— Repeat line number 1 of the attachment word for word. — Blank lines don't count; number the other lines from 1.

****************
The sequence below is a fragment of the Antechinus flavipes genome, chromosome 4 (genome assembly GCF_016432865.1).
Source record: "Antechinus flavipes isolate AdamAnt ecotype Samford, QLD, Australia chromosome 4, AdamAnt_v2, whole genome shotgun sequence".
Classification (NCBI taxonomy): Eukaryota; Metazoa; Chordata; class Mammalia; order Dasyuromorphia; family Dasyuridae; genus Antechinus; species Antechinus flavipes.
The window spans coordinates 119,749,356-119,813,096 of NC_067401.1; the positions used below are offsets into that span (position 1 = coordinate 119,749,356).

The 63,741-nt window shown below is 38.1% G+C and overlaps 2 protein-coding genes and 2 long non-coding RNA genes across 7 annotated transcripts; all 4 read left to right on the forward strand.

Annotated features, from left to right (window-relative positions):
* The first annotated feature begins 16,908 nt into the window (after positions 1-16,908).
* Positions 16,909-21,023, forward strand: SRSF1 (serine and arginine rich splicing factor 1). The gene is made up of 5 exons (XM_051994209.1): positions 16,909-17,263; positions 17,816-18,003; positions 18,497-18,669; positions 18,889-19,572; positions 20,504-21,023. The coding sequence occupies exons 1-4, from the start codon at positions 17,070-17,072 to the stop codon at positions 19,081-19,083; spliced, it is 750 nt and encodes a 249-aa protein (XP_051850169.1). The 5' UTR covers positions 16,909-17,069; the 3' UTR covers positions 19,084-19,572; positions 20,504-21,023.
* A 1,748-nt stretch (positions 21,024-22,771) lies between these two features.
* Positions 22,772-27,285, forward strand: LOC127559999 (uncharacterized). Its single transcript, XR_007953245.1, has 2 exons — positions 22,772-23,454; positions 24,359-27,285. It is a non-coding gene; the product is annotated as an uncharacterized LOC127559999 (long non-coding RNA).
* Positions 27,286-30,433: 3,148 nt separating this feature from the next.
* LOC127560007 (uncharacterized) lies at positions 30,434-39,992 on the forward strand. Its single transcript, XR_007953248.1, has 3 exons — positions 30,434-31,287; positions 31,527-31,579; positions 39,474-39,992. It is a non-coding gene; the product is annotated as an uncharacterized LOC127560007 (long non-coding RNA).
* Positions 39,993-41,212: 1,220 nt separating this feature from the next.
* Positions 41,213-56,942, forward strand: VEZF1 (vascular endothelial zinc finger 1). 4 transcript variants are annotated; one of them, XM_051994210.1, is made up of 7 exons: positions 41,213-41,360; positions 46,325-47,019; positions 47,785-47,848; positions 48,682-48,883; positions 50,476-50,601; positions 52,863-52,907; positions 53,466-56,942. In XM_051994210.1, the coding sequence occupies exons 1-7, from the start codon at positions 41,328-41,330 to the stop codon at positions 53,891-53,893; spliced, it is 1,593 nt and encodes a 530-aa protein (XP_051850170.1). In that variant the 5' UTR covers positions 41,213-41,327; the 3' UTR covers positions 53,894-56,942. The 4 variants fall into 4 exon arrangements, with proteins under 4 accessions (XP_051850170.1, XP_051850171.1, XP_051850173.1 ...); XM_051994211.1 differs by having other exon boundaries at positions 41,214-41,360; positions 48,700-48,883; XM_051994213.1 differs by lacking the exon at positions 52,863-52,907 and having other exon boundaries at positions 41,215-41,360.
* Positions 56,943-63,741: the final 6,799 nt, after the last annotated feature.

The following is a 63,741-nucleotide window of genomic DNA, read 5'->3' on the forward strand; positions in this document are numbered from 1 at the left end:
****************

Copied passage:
The sequence below is a fragment of the Antechinus flavipes genome, chromosome 4 (genome assembly GCF_016432865.1).